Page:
The Board similarly rejected Valley Camp's assertion that the ALJ improperly relied on scientific and medical determinations in the preamble to the black lung regulations in assessing the credibility of the conflicting medical opinions. J.A. 370. The Board noted that it has consistently held that "the extent to which a medical opinion accords with accepted scientific evidence, as recognized by the DOL in the preamble to the revised regulations, is a valid criterion for an administrative law judge to consider in weighing an opinion." J.A. 373, citations omitted.
The Board also disagreed with Valley Camp that the ALJ had created a new legal presumption that all COPD is legal pneumoconiosis or had otherwise required Valley Camp "to rule out all the potential causes of a miner's obstructive impairment." J.A. 371. Rather, the Board held that the ALJ had acted within her discretion in determining that Valley Camp's experts had failed to "adequately address the etiology of claimant's obstructive impairment" or to account for the underlying test results. Id. Having approved of the ALJ's weighing of the medical opinion evidence, the Board affirmed the award as based on substantial evidence. J.A. 371-74.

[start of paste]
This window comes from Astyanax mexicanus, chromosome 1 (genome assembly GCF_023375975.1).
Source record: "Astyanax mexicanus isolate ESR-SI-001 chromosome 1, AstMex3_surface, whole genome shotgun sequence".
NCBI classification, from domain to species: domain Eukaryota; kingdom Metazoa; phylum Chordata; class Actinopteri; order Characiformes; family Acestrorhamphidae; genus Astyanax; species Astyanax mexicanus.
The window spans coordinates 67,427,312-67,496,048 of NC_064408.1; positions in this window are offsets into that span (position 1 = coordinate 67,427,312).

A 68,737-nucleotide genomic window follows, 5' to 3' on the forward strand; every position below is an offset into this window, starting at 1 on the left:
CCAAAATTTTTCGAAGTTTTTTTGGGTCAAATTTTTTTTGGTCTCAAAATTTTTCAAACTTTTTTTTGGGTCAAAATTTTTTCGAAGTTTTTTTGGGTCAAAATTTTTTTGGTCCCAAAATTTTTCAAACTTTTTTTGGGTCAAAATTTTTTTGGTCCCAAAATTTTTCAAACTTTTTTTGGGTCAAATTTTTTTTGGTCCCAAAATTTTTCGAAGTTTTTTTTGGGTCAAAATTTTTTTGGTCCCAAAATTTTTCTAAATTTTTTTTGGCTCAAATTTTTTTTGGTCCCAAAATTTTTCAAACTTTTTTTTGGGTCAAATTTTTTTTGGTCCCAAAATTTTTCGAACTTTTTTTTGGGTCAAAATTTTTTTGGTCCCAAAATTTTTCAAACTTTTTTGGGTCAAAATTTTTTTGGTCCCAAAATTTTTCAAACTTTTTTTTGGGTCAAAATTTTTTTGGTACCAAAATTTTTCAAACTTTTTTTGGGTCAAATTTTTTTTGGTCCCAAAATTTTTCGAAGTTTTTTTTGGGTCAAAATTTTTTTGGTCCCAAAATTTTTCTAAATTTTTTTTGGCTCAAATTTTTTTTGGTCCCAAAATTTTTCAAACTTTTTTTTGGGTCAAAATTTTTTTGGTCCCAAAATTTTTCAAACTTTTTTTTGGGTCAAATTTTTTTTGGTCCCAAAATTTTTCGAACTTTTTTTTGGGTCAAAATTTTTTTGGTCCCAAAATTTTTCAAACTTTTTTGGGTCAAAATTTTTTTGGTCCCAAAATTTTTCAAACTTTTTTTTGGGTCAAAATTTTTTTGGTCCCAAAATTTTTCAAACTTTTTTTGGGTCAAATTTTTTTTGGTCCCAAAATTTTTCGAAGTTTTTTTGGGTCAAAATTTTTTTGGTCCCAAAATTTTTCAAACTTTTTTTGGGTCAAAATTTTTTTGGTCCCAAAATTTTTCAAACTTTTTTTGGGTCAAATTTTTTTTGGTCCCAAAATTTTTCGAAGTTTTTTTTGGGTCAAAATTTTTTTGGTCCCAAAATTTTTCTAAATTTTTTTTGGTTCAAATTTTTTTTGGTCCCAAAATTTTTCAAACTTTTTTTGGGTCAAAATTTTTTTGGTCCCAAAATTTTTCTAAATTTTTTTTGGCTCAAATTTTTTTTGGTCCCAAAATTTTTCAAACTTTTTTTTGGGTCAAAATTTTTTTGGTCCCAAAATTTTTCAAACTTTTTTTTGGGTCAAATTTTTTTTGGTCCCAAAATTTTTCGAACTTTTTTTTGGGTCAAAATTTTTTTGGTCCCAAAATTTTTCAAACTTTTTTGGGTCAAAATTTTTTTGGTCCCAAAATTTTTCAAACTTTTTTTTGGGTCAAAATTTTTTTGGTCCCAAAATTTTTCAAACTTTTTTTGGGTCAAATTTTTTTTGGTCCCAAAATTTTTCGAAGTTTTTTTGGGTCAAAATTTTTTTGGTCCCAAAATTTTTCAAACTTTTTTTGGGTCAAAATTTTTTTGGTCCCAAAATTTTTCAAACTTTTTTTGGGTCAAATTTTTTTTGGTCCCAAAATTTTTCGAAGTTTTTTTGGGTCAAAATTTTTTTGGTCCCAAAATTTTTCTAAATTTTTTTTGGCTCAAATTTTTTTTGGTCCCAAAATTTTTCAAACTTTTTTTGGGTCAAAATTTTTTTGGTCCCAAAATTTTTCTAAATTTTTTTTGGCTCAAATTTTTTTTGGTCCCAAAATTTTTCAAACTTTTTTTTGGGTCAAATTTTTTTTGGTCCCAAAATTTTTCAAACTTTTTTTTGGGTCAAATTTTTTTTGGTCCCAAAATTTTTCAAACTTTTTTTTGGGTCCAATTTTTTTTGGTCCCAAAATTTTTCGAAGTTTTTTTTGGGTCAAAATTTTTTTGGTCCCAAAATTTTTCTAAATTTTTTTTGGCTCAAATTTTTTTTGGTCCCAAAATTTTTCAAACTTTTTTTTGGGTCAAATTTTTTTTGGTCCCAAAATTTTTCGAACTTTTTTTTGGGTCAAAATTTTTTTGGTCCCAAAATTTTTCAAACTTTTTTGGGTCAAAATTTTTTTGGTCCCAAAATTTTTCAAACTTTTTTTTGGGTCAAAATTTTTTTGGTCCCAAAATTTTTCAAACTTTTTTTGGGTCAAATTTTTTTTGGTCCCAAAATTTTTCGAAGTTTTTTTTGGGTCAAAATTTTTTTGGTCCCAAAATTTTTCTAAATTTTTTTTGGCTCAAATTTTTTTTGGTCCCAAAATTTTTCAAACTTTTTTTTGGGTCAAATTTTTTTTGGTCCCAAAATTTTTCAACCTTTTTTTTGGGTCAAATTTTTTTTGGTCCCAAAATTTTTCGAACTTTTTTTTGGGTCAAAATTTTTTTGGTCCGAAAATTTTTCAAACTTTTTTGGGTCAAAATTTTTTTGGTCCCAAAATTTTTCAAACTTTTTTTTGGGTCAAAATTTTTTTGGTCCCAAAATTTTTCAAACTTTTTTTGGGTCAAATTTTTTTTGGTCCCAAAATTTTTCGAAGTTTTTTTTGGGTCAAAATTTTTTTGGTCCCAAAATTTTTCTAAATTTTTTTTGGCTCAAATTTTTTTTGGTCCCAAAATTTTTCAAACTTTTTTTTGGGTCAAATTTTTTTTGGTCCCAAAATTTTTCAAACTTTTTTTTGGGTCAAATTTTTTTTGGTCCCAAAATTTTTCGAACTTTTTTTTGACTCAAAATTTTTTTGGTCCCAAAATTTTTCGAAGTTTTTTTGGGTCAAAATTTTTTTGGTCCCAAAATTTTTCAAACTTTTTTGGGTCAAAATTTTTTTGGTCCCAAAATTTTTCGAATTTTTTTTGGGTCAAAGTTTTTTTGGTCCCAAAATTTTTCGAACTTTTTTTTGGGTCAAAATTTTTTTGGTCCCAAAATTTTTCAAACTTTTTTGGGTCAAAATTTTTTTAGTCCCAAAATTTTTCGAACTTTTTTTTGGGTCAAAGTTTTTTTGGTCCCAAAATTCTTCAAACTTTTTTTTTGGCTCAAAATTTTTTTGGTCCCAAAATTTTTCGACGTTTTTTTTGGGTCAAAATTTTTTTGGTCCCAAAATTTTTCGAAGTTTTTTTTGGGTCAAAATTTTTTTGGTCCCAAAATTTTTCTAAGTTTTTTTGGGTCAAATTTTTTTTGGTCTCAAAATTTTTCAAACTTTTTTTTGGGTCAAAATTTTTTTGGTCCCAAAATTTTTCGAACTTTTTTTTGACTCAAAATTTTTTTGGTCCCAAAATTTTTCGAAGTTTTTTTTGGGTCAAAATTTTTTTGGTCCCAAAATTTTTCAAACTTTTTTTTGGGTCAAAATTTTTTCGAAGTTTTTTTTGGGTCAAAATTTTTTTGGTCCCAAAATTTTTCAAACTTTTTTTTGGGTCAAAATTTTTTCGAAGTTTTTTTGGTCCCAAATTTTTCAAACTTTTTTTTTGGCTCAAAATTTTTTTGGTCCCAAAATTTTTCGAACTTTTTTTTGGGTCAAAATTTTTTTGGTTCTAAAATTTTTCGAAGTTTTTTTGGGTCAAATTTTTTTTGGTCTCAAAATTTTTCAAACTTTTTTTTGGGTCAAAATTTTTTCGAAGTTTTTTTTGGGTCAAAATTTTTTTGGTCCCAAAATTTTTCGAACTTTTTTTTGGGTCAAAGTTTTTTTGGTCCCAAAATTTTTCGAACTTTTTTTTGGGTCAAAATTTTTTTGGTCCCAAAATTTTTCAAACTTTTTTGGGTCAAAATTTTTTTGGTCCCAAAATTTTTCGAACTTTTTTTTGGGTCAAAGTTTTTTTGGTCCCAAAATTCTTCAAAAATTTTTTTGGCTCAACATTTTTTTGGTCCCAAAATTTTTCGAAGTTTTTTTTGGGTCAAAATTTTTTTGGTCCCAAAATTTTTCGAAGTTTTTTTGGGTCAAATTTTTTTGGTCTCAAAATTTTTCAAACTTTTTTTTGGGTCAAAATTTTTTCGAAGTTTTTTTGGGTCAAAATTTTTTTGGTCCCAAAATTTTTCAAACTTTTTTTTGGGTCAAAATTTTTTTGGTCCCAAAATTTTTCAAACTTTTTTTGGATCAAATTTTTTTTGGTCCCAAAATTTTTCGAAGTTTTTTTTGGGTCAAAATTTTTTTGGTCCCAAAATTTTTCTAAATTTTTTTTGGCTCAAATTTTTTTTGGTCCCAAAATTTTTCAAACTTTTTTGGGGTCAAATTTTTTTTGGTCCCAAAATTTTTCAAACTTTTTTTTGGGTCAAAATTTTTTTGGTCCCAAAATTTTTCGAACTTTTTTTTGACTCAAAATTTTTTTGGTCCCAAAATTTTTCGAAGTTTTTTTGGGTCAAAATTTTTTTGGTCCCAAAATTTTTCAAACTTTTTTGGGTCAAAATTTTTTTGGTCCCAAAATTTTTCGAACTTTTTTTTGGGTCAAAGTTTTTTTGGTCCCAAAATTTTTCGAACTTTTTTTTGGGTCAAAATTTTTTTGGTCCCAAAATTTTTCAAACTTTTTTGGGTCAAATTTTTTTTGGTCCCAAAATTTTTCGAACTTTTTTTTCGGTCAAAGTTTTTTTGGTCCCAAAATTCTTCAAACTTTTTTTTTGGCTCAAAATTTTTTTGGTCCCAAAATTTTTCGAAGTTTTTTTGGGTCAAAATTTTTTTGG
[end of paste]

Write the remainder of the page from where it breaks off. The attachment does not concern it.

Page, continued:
The ALJ did not abuse her discretion in granting Mrs. Dobrzynski' s request for modification. The ALJ considered the relevant factors established in Sharpe and reasonably found modification proper.
On the merits, the ALJ permissibly referred to the preamble to the Department of Labor's implementing regulations in assessing the credibility of the medical opinion evidence. The regulatory preamble chronicles the scientific and medical evidence amassed during the rulemaking and explains the agency's medical and scientific findings underlying the regulations. The regulation at issue here, the regulatory definition of pneumoconiosis, is based, inter alia, on the scientific findings in the preamble that exposure to coal mine dust may cause COPD, may substantially aggravate COPD, and may have deleterious effects first detectable following cessation of exposure. Any medical expert who adverts that coal dust exposure does not do these things is expressing an opinion that is contrary not only to the regulatory preamble, but to the regulation itself. The ALJ thus reasonably consulted the preamble in evaluating the medical opinions to assure their consistency with the regulation.